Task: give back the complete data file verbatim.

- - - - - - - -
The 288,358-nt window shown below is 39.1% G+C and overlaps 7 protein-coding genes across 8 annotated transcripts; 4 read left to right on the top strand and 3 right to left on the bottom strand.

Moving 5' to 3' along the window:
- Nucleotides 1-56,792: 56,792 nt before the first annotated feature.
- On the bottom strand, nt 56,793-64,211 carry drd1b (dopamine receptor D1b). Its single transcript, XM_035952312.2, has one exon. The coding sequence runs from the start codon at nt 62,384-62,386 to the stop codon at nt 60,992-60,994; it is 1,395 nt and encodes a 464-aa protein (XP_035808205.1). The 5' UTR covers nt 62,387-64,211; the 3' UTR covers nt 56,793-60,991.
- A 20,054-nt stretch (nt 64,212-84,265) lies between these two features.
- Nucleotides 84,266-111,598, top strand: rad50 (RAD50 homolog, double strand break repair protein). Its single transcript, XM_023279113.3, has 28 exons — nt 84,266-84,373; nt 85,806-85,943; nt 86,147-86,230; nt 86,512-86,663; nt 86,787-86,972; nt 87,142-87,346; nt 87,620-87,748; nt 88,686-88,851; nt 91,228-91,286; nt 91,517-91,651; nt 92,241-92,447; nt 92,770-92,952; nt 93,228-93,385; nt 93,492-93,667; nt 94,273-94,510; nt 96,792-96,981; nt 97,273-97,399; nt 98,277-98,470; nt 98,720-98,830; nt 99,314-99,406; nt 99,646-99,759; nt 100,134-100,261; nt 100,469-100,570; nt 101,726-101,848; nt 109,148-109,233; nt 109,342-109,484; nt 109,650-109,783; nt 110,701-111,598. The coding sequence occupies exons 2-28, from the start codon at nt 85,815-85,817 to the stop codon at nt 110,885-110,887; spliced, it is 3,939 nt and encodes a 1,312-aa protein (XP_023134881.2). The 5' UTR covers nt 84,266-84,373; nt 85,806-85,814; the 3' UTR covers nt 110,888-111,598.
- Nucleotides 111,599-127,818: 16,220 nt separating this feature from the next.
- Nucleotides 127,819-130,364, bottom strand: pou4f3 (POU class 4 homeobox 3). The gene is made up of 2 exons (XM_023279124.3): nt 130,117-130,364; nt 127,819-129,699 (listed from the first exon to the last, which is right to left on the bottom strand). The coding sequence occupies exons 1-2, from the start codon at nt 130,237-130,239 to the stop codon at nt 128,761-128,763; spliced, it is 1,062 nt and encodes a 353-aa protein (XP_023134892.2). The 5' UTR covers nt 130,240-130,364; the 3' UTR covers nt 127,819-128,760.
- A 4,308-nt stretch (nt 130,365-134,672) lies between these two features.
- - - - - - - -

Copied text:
The 288,358-nt window shown below is 39.1% G+C and overlaps 7 protein-coding genes across 8 annotated transcripts; 4 read left to right on the top strand and 3 right to left on the bottom strand.

Moving 5' to 3' along the window:
- Nucleotides 1-56,792: 56,792 nt before the first annotated feature.
- On the bottom strand, nt 56,793-64,211 carry drd1b (dopamine receptor D1b). Its single transcript, XM_035952312.2, has one exon. The coding sequence runs from the start codon at nt 62,384-62,386 to the stop codon at nt 60,992-60,994; it is 1,395 nt and encodes a 464-aa protein (XP_035808205.1). The 5' UTR covers nt 62,387-64,211; the 3' UTR covers nt 56,793-60,991.
- A 20,054-nt stretch (nt 64,212-84,265) lies between these two features.
- Nucleotides 84,266-111,598, top strand: rad50 (RAD50 homolog, double strand break repair protein). Its single transcript, XM_023279113.3, has 28 exons — nt 84,266-84,373; nt 85,806-85,943; nt 86,147-86,230; nt 86,512-86,663; nt 86,787-86,972; nt 87,142-87,346; nt 87,620-87,748; nt 88,686-88,851; nt 91,228-91,286; nt 91,517-91,651; nt 92,241-92,447; nt 92,770-92,952; nt 93,228-93,385; nt 93,492-93,667; nt 94,273-94,510; nt 96,792-96,981; nt 97,273-97,399; nt 98,277-98,470; nt 98,720-98,830; nt 99,314-99,406; nt 99,646-99,759; nt 100,134-100,261; nt 100,469-100,570; nt 101,726-101,848; nt 109,148-109,233; nt 109,342-109,484; nt 109,650-109,783; nt 110,701-111,598. The coding sequence occupies exons 2-28, from the start codon at nt 85,815-85,817 to the stop codon at nt 110,885-110,887; spliced, it is 3,939 nt and encodes a 1,312-aa protein (XP_023134881.2). The 5' UTR covers nt 84,266-84,373; nt 85,806-85,814; the 3' UTR covers nt 110,888-111,598.
- Nucleotides 111,599-127,818: 16,220 nt separating this feature from the next.
- Nucleotides 127,819-130,364, bottom strand: pou4f3 (POU class 4 homeobox 3). The gene is made up of 2 exons (XM_023279124.3): nt 130,117-130,364; nt 127,819-129,699 (listed from the first exon to the last, which is right to left on the bottom strand). The coding sequence occupies exons 1-2, from the start codon at nt 130,237-130,239 to the stop codon at nt 128,761-128,763; spliced, it is 1,062 nt and encodes a 353-aa protein (XP_023134892.2). The 5' UTR covers nt 130,240-130,364; the 3' UTR covers nt 127,819-128,760.
- A 4,308-nt stretch (nt 130,365-134,672) lies between these two features.